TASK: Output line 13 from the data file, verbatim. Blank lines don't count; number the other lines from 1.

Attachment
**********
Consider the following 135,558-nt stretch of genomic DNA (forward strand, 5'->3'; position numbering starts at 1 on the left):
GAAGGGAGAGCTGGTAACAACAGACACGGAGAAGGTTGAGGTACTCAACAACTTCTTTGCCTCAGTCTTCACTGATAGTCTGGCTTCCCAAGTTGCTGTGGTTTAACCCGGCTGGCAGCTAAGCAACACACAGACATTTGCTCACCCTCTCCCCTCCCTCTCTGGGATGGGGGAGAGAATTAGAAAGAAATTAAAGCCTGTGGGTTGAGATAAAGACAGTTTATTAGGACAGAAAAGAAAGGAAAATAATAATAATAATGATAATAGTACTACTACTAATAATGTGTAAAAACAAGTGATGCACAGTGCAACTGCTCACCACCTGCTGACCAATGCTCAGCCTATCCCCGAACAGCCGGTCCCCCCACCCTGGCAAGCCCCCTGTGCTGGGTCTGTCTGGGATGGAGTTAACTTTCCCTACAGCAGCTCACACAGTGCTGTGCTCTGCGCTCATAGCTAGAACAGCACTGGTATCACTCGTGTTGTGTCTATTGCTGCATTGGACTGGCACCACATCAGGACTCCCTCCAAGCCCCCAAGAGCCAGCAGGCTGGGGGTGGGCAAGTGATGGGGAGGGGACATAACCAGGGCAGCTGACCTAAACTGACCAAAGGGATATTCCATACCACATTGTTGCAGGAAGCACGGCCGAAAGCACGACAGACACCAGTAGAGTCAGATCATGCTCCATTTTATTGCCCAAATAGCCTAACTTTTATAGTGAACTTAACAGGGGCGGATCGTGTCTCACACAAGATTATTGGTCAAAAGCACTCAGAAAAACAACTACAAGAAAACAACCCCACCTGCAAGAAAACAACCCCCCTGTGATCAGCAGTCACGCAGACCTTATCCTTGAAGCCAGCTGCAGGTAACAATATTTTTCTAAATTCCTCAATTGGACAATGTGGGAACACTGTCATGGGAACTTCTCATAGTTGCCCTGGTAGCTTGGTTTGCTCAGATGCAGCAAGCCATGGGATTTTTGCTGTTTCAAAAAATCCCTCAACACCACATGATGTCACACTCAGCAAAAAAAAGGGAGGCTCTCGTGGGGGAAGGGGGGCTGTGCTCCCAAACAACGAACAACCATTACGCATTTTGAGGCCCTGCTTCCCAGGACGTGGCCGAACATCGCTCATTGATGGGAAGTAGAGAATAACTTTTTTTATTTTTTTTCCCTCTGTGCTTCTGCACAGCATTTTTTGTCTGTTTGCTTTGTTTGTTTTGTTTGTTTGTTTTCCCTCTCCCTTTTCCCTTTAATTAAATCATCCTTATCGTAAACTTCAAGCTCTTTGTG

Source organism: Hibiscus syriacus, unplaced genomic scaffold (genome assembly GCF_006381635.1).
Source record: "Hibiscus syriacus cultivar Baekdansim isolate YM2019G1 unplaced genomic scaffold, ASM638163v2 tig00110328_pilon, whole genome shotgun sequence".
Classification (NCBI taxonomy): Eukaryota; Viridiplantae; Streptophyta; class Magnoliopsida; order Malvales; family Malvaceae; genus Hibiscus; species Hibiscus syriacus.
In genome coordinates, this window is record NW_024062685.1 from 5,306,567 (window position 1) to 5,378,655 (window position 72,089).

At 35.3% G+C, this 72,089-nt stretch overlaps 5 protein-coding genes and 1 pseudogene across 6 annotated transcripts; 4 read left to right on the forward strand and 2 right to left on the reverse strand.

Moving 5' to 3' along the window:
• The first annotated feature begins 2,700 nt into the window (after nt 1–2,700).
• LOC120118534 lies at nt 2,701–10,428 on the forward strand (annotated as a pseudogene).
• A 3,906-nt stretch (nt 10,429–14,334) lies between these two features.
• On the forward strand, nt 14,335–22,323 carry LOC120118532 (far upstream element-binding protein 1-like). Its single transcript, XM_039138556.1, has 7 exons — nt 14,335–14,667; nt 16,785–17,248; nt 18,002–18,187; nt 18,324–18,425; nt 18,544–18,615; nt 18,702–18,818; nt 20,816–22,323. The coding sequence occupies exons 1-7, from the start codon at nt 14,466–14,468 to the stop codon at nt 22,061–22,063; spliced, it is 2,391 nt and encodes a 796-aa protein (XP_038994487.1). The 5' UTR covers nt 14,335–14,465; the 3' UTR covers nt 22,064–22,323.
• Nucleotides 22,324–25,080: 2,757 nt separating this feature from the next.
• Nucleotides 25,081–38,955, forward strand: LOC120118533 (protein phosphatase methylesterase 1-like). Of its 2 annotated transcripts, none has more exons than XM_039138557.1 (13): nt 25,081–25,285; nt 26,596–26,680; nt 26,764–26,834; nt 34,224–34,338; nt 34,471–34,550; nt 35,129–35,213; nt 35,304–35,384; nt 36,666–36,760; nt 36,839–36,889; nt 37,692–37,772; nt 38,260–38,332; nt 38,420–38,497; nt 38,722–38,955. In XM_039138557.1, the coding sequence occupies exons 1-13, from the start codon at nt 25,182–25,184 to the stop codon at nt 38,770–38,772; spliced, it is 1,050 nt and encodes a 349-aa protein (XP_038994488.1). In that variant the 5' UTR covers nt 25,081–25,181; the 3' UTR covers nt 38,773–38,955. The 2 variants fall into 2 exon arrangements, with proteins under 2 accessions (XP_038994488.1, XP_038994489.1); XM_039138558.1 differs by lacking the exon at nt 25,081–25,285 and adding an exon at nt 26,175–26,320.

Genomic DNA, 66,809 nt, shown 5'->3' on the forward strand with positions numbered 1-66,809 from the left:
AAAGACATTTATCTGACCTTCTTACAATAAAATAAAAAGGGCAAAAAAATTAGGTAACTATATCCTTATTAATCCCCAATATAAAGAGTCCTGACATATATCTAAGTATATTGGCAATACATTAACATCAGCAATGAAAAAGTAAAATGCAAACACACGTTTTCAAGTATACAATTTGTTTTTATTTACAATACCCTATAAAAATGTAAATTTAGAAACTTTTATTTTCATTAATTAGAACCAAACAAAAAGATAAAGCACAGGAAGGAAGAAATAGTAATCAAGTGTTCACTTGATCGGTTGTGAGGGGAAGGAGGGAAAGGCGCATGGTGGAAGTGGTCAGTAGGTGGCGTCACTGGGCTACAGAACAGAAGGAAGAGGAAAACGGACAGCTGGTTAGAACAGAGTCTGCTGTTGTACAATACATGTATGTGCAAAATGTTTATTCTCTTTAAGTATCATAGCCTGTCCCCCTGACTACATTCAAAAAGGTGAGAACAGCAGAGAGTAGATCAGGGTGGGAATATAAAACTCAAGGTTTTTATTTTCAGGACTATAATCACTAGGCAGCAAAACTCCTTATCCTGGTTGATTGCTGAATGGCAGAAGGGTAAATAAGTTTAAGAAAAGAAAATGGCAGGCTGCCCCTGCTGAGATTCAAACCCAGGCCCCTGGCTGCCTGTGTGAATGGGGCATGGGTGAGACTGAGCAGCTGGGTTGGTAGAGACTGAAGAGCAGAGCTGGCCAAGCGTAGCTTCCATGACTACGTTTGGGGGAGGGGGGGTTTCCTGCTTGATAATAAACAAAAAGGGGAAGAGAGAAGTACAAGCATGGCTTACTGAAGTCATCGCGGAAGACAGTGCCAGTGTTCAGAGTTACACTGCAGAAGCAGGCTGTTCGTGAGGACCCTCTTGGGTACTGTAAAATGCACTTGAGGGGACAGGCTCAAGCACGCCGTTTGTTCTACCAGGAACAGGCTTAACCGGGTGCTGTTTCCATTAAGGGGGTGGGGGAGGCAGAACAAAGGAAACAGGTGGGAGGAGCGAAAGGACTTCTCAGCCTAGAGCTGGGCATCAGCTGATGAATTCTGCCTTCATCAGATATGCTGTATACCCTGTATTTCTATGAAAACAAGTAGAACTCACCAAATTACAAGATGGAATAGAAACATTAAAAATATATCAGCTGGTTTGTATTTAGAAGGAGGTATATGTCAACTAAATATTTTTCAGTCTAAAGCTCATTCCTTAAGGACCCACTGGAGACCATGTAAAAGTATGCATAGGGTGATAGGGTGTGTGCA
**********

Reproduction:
• Nucleotides 22,324–25,080: 2,757 nt separating this feature from the next.